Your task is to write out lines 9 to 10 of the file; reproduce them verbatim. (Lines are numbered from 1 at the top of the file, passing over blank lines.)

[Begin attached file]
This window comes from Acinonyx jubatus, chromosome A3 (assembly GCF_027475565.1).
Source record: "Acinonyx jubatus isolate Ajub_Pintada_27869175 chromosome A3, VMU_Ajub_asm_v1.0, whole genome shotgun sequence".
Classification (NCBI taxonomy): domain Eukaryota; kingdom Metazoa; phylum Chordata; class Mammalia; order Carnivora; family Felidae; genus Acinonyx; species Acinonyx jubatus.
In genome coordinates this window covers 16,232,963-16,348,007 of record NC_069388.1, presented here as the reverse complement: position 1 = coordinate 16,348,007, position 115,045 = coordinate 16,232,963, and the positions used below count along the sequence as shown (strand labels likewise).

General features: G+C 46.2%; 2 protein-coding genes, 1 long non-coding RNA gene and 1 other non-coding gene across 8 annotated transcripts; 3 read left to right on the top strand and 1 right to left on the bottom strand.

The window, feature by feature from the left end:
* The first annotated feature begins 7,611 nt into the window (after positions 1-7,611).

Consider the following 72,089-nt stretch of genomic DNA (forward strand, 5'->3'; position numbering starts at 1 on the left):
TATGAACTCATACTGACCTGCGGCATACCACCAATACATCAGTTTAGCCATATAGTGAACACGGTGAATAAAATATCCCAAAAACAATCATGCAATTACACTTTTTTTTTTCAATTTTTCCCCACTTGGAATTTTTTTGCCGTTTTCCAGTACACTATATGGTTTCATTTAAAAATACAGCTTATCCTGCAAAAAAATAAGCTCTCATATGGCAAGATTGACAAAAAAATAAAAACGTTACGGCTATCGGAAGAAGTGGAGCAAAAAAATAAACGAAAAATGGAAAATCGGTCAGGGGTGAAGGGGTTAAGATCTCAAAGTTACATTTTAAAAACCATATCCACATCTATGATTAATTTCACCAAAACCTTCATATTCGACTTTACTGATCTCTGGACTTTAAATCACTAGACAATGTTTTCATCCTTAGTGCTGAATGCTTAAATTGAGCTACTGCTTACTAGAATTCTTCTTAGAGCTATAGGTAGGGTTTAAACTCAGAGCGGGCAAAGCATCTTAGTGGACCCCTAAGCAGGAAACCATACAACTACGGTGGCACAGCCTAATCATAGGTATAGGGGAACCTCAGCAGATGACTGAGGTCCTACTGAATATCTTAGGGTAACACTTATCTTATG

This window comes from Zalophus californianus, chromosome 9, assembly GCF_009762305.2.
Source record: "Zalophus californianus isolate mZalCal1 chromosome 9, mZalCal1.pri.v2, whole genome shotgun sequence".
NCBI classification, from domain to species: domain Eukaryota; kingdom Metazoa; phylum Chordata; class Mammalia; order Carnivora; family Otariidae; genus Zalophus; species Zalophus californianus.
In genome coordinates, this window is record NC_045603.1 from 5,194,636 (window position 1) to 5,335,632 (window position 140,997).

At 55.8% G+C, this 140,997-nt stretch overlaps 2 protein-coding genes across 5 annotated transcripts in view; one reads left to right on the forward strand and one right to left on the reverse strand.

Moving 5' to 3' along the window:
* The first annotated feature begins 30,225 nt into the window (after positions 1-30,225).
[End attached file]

TATGAACTCATACTGACCTGCGGCATACCACCAATACATCAGTTTAGCCATATAGTGAACACGGTGAATAAAATATCCCAAAAACAATCATGCAATTACACTTTTTTTTTTCAATTTTTCCCCACTTGGAATTTTTTTGCCGTTTTCCAGTACACTATATGGTTTCATTTAAAAATACAGCTTATCCTGCAAAAAAATAAGCTCTCATATGGCAAGATTGACAAAAAAATAAAAACGTTACGGCTATCGGAAGAAGTGGAGCAAAAAAATAAACGAAAAATGGAAAATCGGTCAGGGGTGAAGGGGTTAAGATCTCAAAGTTACATTTTAAAAACCATATCCACATCTATGATTAATTTCACCAAAACCTTCATATTCGACTTTACTGATCTCTGGACTTTAAATCACTAGACAATGTTTTCATCCTTAGTGCTGAATGCTTAAATTGAGCTACTGCTTACTAGAATTCTTCTTAGAGCTATAGGTAGGGTTTAAACTCAGAGCGGGCAAAGCATCTTAGTGGACCCCTAAGCAGGAAACCATACAACTACGGTGGCACAGCCTAATCATAGGTATAGGGGAACCTCAGCAGATGACTGAGGTCCTACTGAATATCTTAGGGTAACACTTATCTTATG

This window comes from Zalophus californianus, chromosome 9, assembly GCF_009762305.2.